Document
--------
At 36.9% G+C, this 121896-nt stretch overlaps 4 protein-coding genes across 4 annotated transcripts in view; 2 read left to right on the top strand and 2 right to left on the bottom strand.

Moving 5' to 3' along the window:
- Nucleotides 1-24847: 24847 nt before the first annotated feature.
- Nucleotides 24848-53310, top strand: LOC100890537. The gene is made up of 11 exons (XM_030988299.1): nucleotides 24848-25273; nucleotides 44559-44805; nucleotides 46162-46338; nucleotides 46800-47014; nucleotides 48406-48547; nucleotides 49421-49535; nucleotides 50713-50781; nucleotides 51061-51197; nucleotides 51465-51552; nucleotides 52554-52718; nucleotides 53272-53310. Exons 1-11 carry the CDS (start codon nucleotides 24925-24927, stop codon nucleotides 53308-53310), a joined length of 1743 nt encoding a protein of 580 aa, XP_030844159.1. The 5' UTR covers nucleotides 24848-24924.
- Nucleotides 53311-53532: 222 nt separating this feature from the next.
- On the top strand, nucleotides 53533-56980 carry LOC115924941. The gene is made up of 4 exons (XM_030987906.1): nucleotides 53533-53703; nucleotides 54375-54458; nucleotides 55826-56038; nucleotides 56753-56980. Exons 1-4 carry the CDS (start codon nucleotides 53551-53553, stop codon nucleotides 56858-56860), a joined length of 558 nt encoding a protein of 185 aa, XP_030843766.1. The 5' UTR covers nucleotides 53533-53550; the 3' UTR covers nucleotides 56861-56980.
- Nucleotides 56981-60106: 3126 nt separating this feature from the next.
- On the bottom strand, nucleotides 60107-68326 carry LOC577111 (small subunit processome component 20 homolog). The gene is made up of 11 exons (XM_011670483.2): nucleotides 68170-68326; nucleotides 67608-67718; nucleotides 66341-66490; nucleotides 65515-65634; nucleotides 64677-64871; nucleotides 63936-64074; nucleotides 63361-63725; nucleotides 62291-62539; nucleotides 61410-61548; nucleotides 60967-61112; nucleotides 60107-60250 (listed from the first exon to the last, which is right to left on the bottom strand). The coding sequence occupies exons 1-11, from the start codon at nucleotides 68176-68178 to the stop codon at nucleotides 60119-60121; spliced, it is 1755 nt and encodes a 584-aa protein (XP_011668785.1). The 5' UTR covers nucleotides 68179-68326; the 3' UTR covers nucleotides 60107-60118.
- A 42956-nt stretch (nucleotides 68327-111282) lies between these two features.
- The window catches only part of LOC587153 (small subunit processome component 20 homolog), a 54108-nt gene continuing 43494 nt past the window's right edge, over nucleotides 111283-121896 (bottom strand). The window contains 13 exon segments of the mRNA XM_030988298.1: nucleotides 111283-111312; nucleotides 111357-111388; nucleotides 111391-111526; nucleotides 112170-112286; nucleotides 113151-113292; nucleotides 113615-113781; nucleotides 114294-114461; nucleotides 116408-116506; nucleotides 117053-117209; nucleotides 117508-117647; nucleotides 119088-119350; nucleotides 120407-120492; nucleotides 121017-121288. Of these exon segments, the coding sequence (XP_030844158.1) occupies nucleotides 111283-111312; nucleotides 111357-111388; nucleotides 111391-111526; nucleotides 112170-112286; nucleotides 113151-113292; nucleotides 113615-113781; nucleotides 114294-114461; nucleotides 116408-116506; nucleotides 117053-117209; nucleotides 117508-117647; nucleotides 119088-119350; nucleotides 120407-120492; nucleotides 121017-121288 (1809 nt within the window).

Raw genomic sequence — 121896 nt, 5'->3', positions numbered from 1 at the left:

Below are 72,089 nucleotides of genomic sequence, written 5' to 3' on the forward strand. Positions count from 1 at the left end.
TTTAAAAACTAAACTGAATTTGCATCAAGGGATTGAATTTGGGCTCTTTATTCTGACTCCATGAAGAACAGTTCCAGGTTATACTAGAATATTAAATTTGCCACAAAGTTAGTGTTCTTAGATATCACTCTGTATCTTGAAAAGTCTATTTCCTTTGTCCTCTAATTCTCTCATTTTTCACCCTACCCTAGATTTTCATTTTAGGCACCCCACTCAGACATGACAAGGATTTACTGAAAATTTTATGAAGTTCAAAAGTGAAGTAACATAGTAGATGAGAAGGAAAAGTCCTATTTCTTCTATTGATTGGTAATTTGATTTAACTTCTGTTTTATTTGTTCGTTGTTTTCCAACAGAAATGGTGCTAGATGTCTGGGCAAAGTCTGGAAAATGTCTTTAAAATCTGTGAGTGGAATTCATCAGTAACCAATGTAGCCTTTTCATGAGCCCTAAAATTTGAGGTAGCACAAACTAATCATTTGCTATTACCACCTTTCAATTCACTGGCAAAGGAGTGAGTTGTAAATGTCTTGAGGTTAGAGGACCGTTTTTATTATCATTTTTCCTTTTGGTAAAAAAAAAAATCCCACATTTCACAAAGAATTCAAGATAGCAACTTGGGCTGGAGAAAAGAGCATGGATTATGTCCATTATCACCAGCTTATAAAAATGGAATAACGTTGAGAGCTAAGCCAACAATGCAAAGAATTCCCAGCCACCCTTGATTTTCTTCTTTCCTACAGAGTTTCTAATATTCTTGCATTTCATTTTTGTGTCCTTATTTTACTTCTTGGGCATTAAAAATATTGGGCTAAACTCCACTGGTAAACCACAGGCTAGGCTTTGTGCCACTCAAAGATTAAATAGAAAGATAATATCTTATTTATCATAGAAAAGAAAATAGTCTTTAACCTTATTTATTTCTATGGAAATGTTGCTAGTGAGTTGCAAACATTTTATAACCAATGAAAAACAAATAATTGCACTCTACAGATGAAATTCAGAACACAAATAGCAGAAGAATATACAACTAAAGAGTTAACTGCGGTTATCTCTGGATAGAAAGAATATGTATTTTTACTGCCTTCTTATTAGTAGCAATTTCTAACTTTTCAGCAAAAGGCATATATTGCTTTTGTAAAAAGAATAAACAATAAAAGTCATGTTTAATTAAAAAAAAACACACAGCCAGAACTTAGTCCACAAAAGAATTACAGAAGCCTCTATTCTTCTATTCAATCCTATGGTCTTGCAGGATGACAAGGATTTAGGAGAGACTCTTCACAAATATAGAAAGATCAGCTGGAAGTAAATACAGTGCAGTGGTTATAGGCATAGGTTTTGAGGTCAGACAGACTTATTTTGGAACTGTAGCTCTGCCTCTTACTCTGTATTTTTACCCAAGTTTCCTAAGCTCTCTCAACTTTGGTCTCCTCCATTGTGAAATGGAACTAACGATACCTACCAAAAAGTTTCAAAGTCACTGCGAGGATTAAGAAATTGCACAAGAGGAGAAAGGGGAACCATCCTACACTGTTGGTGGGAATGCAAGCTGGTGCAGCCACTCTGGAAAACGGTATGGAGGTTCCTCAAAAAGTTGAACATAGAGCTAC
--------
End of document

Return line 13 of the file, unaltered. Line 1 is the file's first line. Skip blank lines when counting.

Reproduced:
TTTAAAAACTAAACTGAATTTGCATCAAGGGATTGAATTTGGGCTCTTTATTCTGACTCCATGAAGAACAGTTCCAGGTTATACTAGAATATTAAATTTGCCACAAAGTTAGTGTTCTTAGATATCACTCTGTATCTTGAAAAGTCTATTTCCTTTGTCCTCTAATTCTCTCATTTTTCACCCTACCCTAGATTTTCATTTTAGGCACCCCACTCAGACATGACAAGGATTTACTGAAAATTTTATGAAGTTCAAAAGTGAAGTAACATAGTAGATGAGAAGGAAAAGTCCTATTTCTTCTATTGATTGGTAATTTGATTTAACTTCTGTTTTATTTGTTCGTTGTTTTCCAACAGAAATGGTGCTAGATGTCTGGGCAAAGTCTGGAAAATGTCTTTAAAATCTGTGAGTGGAATTCATCAGTAACCAATGTAGCCTTTTCATGAGCCCTAAAATTTGAGGTAGCACAAACTAATCATTTGCTATTACCACCTTTCAATTCACTGGCAAAGGAGTGAGTTGTAAATGTCTTGAGGTTAGAGGACCGTTTTTATTATCATTTTTCCTTTTGGTAAAAAAAAAAATCCCACATTTCACAAAGAATTCAAGATAGCAACTTGGGCTGGAGAAAAGAGCATGGATTATGTCCATTATCACCAGCTTATAAAAATGGAATAACGTTGAGAGCTAAGCCAACAATGCAAAGAATTCCCAGCCACCCTTGATTTTCTTCTTTCCTACAGAGTTTCTAATATTCTTGCATTTCATTTTTGTGTCCTTATTTTACTTCTTGGGCATTAAAAATATTGGGCTAAACTCCACTGGTAAACCACAGGCTAGGCTTTGTGCCACTCAAAGATTAAATAGAAAGATAATATCTTATTTATCATAGAAAAGAAAATAGTCTTTAACCTTATTTATTTCTATGGAAATGTTGCTAGTGAGTTGCAAACATTTTATAACCAATGAAAAACAAATAATTGCACTCTACAGATGAAATTCAGAACACAAATAGCAGAAGAATATACAACTAAAGAGTTAACTGCGGTTATCTCTGGATAGAAAGAATATGTATTTTTACTGCCTTCTTATTAGTAGCAATTTCTAACTTTTCAGCAAAAGGCATATATTGCTTTTGTAAAAAGAATAAACAATAAAAGTCATGTTTAATTAAAAAAAAACACACAGCCAGAACTTAGTCCACAAAAGAATTACAGAAGCCTCTATTCTTCTATTCAATCCTATGGTCTTGCAGGATGACAAGGATTTAGGAGAGACTCTTCACAAATATAGAAAGATCAGCTGGAAGTAAATACAGTGCAGTGGTTATAGGCATAGGTTTTGAGGTCAGACAGACTTATTTTGGAACTGTAGCTCTGCCTCTTACTCTGTATTTTTACCCAAGTTTCCTAAGCTCTCTCAACTTTGGTCTCCTCCATTGTGAAATGGAACTAACGATACCTACCAAAAAGTTTCAAAGTCACTGCGAGGATTAAGAAATTGCACAAGAGGAGAAAGGGGAACCATCCTACACTGTTGGTGGGAATGCAAGCTGGTGCAGCCACTCTGGAAAACGGTATGGAGGTTCCTCAAAAAGTTGAACATAGAGCTAC